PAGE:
A piece recently written in City AM by Ben Habib, Chief Executive of First Property Group, has perfectly expressed a property developer's perspective of permitted development rights. Converting property from office to residential is an attractive prospect to landlords and developers; they are in a position to make significant profit, particularly in prosperous city areas.
Camden Town Unlimited has been deeply concerned over the introduction of permitted development rights. The policy allows for the instant conversion of office space in to residential, without the need for prior planning permission. All office space outside of the designated Central Activities Zone of London is potentially under threat from this type of conversion, and whilst the policy is in place, there are no laws to protect these valuable spaces.
Habib's argument claims that converting redundant offices in to residential homes goes some way to alleviating the housing crisis, without spoiling green land. Defending the consequential loss of office space, Habib very vaguely asserts that offices have to be 'more or less vacant' before conversion.
Unfortunately, this simply isn't true, and Camden Town Unlimited has seen first-hand the effects permitted development rights have had on businesses and the local economy. Whilst offices should be vacant in order to be converted, small businesses have been prematurely forced out of spaces by landlords chasing profits. SMEs that desperately need reasonably priced premises are therefore finding them more and more difficult to come across.
The targeted spaces are very often extremely well-placed commercial offices, with good transport links and amenities. This hugely increases the potential financial profits they could accrue once converted to residential properties. A telling example of this is Carlow House in Camden, which once housed 500 employees, including 100 young entrepreneurs from Camden Collective. This building has now been emptied of all businesses, along with the 500 individuals who were each estimated to spend £70-£80 per week on the high street. Surrounding businesses such as restaurants, cafes and bars have suffered from the significant loss of footfall from such conversions.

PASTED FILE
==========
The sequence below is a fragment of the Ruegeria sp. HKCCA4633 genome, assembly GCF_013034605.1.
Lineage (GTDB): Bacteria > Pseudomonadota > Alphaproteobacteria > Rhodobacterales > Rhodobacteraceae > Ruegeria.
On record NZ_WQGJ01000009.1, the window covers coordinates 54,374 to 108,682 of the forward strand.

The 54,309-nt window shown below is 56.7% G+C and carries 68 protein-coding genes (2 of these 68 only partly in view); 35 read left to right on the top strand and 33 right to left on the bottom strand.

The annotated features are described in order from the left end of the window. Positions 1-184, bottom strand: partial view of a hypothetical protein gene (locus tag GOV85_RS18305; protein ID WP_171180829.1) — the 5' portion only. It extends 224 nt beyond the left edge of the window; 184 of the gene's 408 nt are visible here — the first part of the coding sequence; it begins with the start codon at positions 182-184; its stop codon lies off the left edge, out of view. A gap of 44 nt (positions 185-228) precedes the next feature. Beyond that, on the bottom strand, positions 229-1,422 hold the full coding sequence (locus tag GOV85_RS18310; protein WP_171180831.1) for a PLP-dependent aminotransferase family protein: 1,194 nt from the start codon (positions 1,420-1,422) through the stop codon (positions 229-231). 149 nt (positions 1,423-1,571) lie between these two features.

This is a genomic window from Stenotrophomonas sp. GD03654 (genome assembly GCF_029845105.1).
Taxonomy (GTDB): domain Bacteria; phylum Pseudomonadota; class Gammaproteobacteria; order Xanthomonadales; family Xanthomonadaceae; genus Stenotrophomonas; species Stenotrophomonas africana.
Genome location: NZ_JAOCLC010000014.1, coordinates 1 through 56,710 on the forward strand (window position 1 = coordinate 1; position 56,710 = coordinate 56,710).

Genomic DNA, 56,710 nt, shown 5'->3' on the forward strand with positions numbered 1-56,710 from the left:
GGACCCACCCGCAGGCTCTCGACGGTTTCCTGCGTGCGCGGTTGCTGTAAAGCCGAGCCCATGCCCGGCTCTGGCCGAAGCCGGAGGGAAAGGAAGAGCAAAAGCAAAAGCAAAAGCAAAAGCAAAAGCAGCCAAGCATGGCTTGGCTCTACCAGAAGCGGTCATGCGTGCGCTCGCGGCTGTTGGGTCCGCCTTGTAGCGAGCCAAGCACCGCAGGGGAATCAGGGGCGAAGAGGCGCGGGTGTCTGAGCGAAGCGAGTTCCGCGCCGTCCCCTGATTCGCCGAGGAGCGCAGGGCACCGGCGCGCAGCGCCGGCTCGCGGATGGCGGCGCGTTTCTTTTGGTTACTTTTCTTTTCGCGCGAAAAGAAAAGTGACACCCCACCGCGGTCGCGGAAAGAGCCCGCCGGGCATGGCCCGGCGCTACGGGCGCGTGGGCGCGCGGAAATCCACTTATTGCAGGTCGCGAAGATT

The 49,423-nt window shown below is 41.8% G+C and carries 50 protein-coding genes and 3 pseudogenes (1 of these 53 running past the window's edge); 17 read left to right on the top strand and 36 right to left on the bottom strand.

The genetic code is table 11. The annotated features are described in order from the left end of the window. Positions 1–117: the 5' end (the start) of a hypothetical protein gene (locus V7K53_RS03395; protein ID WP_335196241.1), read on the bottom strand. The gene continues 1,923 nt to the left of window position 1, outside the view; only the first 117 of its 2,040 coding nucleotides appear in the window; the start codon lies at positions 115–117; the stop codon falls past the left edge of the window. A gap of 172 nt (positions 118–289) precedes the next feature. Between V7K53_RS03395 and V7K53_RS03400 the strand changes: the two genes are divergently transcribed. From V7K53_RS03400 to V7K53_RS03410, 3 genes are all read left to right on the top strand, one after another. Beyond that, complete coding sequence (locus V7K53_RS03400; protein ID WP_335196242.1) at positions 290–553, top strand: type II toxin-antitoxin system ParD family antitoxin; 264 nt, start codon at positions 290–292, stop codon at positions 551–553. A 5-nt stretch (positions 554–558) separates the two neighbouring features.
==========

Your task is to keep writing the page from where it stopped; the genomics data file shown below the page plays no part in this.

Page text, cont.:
Business rate revenue inevitably falls, reducing the funds available for imperative local improvements. Ed Watson of Camden Council estimates the council loses around £2.2 million in this way. Business Improvement Districts (BIDs) collecting levies from local business also suffer, showing how this policy directly contradicts the GLA and government's commitment to an increase in the number of BIDs in the UK. Led by CTU, 38 London BIDs signed a letter of petition against the policy, which was sent to George Osborne and Eric Pickles.
Finally, the argument that office to residential conversions is a solution to the UK's evident housing shortage is certainly a persuasive one. Unfortunately, it is also deeply flawed. There is absolutely no obligation for developers converting offices to provide any affordable housing. We are delighted to hear that of the 665 flats built by Mr Habib's company, one third were affordable housing. Unfortunately, enormous financial incentives mean that all too often conversions have resulted in nothing but plush, expensive housing in highly sought-after areas. The high street is suffering from this policy; small, local businesses are the first to take the hit. Once converted to residential, these spaces will not be returned to offices.
We must petition strongly to prevent this policy becoming permanent, in order to protect our towns and high streets.
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